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Subject: Discolored paintings

Discolored paintings

From: Cynthia Stow <cksy<-a>
Date: Wednesday, October 26, 2005
We have seen two batches of paintings from New Orleans that display
a  very odd discoloration (blackening) of certain passages of paint.

In one collection of portraits the blackening corresponded with
certain compositional elements, specifically the lighter tones of
the faces,  almost like a photographic negative.

In the second instance, a long, narrow oil on fabric that had been
(ineptly) rolled and in storage, the darkening occurred on broad
areas (not  related to compositional elements) where the structure
had collapsed on itself  with the weight of the water.  We suspect
that these parts of  the painting had stayed wetter and for a longer
period of time than the  rest of the image.  This is definitely a
paint condition, possibly a  chemical or physical change in the
pigmented layer, because it does not affect  adjacent bare canvas.

The discoloration appears to be through the structure,  not a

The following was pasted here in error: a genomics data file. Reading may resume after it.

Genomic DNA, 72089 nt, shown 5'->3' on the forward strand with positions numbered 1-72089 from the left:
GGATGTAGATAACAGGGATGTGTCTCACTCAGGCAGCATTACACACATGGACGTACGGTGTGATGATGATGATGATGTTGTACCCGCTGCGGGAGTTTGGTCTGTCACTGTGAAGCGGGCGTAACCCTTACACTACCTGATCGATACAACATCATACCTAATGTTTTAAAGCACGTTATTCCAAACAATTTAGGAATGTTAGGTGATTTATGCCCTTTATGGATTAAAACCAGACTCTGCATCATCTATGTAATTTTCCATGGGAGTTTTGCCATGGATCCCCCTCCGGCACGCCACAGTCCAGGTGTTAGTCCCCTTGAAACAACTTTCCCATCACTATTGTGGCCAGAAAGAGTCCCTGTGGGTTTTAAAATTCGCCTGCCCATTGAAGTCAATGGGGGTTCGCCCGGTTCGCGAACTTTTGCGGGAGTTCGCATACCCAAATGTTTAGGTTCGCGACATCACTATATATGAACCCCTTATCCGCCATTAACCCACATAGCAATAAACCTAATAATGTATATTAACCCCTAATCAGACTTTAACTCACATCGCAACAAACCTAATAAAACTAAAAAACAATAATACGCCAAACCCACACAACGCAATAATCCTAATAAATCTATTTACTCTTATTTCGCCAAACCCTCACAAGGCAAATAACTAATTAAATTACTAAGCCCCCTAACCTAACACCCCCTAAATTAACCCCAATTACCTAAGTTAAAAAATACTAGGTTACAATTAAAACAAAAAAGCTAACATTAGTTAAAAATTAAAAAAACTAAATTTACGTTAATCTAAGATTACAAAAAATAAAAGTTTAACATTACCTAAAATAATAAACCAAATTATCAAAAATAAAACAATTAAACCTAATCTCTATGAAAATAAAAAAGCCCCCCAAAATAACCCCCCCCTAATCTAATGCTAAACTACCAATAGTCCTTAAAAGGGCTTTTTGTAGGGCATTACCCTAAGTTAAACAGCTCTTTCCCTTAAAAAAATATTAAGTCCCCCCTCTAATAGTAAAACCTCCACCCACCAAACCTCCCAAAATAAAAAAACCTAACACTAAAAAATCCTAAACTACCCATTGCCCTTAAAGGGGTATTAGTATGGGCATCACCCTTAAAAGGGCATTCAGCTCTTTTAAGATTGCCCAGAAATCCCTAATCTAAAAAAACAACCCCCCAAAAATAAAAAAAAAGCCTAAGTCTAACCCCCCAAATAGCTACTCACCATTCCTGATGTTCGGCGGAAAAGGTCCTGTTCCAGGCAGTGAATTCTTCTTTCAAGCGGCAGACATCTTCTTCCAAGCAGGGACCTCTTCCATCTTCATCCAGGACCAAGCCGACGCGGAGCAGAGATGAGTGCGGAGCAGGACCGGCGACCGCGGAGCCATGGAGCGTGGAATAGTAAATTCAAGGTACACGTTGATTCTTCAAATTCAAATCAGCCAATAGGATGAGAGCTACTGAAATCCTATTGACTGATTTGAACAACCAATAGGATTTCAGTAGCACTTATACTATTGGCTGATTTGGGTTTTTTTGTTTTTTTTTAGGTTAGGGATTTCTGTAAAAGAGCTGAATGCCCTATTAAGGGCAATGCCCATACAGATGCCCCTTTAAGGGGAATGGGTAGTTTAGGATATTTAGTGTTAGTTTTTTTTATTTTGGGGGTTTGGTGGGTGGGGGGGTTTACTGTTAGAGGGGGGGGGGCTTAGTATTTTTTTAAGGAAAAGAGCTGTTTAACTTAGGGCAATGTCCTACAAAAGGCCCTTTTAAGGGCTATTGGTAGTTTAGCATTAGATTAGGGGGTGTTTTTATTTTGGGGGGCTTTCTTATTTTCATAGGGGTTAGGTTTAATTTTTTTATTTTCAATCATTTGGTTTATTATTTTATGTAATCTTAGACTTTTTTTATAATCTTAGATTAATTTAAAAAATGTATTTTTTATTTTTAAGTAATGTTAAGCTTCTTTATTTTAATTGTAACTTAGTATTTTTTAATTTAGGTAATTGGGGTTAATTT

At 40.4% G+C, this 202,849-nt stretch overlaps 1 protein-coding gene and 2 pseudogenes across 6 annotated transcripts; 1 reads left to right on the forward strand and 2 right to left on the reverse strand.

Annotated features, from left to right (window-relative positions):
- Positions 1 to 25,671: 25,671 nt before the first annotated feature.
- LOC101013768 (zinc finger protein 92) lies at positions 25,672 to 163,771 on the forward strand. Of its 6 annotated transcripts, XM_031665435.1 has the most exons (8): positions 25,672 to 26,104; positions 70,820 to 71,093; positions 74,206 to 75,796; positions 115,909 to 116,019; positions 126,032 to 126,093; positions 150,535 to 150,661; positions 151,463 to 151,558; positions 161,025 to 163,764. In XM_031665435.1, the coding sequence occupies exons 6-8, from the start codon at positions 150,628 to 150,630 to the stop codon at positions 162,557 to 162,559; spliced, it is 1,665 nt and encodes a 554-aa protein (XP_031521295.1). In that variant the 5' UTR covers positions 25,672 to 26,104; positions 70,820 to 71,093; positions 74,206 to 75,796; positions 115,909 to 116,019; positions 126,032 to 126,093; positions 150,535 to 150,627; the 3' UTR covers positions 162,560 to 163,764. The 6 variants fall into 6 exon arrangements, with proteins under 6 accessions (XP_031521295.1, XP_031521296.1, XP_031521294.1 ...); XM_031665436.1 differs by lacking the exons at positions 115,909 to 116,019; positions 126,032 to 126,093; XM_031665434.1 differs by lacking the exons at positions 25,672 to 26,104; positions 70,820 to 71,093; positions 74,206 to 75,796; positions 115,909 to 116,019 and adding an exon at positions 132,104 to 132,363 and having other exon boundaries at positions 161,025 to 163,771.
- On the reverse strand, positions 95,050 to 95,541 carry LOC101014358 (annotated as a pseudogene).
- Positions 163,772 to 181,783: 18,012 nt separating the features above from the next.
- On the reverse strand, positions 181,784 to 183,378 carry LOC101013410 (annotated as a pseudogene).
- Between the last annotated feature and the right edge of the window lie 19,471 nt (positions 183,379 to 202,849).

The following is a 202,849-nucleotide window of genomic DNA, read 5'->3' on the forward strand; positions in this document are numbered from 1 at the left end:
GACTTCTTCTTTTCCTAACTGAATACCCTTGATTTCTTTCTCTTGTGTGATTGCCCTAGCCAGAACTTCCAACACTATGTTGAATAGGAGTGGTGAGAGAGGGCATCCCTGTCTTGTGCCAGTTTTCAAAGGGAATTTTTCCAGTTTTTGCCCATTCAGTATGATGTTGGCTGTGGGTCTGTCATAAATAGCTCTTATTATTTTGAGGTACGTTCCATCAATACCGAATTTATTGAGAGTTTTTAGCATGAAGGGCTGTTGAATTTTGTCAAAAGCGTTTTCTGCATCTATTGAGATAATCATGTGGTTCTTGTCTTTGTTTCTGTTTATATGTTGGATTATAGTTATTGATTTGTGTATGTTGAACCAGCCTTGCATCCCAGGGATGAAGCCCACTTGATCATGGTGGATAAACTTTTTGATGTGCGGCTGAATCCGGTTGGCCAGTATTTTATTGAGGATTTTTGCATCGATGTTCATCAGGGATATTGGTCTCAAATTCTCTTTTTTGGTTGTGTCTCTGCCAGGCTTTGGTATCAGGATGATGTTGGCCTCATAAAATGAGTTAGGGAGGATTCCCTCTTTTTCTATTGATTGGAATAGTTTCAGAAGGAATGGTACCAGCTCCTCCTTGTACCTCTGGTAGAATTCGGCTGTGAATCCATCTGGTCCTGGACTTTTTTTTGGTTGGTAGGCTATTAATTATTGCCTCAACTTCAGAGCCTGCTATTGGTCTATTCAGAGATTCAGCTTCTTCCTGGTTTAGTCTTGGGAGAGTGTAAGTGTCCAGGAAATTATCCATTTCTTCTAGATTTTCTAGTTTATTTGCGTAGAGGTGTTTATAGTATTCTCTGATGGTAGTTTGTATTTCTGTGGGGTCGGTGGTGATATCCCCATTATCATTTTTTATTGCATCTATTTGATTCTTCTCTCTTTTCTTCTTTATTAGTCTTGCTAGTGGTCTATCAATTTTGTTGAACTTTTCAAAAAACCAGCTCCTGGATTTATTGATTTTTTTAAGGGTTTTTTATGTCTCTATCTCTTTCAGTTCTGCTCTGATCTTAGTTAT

perceptibly three-dimensional deposit on the  surface.  Although we
know it's not the case, the paint looks as  though it had been
burned or seared, without the blistering.  Additionally,  there are
none of the other problems that normally come with water  damage
(cleavage, flaking, shrinkage)  associated with the darkening.

We would appreciate information or ideas anyone may have about this
unusual damage.

Cynthia Stow
Cumberland Art Conservation
3343 Acklen Avenue
Nashville TN 37212-3217

                  Conservation DistList Instance 19:23
                 Distributed: Friday, October 28, 2005
                       Message Id: cdl-19-23-021
Received on Wednesday, 26 October, 2005

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